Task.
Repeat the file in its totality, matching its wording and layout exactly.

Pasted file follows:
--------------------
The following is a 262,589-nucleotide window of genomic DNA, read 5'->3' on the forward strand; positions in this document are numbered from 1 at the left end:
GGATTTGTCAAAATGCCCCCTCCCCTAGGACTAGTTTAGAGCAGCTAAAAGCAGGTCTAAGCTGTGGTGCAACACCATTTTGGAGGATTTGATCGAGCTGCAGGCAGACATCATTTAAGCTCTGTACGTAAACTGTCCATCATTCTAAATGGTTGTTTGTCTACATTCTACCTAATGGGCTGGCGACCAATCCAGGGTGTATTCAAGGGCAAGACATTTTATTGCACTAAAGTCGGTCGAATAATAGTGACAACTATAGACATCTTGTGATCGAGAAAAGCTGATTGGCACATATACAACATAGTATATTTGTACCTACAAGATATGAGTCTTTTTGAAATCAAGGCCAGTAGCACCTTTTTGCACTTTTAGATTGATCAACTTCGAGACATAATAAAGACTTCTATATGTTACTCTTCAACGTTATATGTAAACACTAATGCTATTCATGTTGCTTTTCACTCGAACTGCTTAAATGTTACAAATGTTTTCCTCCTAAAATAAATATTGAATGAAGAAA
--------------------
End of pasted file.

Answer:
The following is a 262,589-nucleotide window of genomic DNA, read 5'->3' on the forward strand; positions in this document are numbered from 1 at the left end:
GGATTTGTCAAAATGCCCCCTCCCCTAGGACTAGTTTAGAGCAGCTAAAAGCAGGTCTAAGCTGTGGTGCAACACCATTTTGGAGGATTTGATCGAGCTGCAGGCAGACATCATTTAAGCTCTGTACGTAAACTGTCCATCATTCTAAATGGTTGTTTGTCTACATTCTACCTAATGGGCTGGCGACCAATCCAGGGTGTATTCAAGGGCAAGACATTTTATTGCACTAAAGTCGGTCGAATAATAGTGACAACTATAGACATCTTGTGATCGAGAAAAGCTGATTGGCACATATACAACATAGTATATTTGTACCTACAAGATATGAGTCTTTTTGAAATCAAGGCCAGTAGCACCTTTTTGCACTTTTAGATTGATCAACTTCGAGACATAATAAAGACTTCTATATGTTACTCTTCAACGTTATATGTAAACACTAATGCTATTCATGTTGCTTTTCACTCGAACTGCTTAAATGTTACAAATGTTTTCCTCCTAAAATAAATATTGAATGAAGAAA